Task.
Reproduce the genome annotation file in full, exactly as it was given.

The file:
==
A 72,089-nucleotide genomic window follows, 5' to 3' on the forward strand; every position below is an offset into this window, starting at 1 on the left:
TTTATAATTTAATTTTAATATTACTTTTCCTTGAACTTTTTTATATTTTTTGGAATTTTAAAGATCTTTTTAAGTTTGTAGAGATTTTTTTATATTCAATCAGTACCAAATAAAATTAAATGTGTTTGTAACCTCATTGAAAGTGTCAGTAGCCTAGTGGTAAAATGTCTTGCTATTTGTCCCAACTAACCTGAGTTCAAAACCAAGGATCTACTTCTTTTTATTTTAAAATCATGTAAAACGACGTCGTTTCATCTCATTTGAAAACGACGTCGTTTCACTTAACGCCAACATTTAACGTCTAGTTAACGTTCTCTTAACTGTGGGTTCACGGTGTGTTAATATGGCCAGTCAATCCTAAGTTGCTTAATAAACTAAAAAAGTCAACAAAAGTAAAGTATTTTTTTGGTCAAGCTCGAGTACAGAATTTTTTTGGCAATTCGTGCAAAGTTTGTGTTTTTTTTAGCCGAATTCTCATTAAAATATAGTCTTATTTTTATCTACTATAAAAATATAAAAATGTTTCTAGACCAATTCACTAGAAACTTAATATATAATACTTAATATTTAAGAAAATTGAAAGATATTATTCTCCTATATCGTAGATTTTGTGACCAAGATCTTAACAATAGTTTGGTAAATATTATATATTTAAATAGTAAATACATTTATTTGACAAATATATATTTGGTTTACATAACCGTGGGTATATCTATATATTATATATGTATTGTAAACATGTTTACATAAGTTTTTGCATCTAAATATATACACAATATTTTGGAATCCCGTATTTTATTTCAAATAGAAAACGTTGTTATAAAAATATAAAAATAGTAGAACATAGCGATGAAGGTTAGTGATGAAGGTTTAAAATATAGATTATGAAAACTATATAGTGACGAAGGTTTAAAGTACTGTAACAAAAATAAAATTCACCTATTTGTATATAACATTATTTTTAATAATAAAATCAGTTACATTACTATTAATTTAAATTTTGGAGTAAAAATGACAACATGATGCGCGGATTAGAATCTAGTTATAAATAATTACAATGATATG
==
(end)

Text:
A 72,089-nucleotide genomic window follows, 5' to 3' on the forward strand; every position below is an offset into this window, starting at 1 on the left:
TTTATAATTTAATTTTAATATTACTTTTCCTTGAACTTTTTTATATTTTTTGGAATTTTAAAGATCTTTTTAAGTTTGTAGAGATTTTTTTATATTCAATCAGTACCAAATAAAATTAAATGTGTTTGTAACCTCATTGAAAGTGTCAGTAGCCTAGTGGTAAAATGTCTTGCTATTTGTCCCAACTAACCTGAGTTCAAAACCAAGGATCTACTTCTTTTTATTTTAAAATCATGTAAAACGACGTCGTTTCATCTCATTTGAAAACGACGTCGTTTCACTTAACGCCAACATTTAACGTCTAGTTAACGTTCTCTTAACTGTGGGTTCACGGTGTGTTAATATGGCCAGTCAATCCTAAGTTGCTTAATAAACTAAAAAAGTCAACAAAAGTAAAGTATTTTTTTGGTCAAGCTCGAGTACAGAATTTTTTTGGCAATTCGTGCAAAGTTTGTGTTTTTTTTAGCCGAATTCTCATTAAAATATAGTCTTATTTTTATCTACTATAAAAATATAAAAATGTTTCTAGACCAATTCACTAGAAACTTAATATATAATACTTAATATTTAAGAAAATTGAAAGATATTATTCTCCTATATCGTAGATTTTGTGACCAAGATCTTAACAATAGTTTGGTAAATATTATATATTTAAATAGTAAATACATTTATTTGACAAATATATATTTGGTTTACATAACCGTGGGTATATCTATATATTATATATGTATTGTAAACATGTTTACATAAGTTTTTGCATCTAAATATATACACAATATTTTGGAATCCCGTATTTTATTTCAAATAGAAAACGTTGTTATAAAAATATAAAAATAGTAGAACATAGCGATGAAGGTTAGTGATGAAGGTTTAAAATATAGATTATGAAAACTATATAGTGACGAAGGTTTAAAGTACTGTAACAAAAATAAAATTCACCTATTTGTATATAACATTATTTTTAATAATAAAATCAGTTACATTACTATTAATTTAAATTTTGGAGTAAAAATGACAACATGATGCGCGGATTAGAATCTAGTTATAAATAATTACAATGATATG